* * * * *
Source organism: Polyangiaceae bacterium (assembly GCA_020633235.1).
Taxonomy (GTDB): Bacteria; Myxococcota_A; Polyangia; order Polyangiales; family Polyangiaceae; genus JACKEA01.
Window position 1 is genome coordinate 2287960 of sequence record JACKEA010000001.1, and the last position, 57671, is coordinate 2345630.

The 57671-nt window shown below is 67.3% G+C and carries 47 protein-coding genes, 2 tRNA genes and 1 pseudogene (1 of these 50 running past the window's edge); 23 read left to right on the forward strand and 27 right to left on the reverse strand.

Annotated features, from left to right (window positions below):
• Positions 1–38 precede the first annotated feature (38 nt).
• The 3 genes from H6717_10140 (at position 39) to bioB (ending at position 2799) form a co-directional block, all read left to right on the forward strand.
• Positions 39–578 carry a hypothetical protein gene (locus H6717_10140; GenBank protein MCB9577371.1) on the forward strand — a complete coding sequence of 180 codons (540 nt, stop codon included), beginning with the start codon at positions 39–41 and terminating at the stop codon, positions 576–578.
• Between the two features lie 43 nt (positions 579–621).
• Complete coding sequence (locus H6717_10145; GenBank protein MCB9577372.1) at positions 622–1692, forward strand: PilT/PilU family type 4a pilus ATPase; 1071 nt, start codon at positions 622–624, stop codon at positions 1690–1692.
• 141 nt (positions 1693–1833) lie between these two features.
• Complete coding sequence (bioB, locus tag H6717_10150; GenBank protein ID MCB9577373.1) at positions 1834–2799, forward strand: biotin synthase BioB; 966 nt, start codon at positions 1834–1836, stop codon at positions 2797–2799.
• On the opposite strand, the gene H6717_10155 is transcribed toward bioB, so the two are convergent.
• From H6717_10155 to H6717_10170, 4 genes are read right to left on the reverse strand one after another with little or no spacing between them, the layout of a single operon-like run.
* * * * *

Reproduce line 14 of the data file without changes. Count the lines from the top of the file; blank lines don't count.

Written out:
• From H6717_10155 to H6717_10170, 4 genes are read right to left on the reverse strand one after another with little or no spacing between them, the layout of a single operon-like run.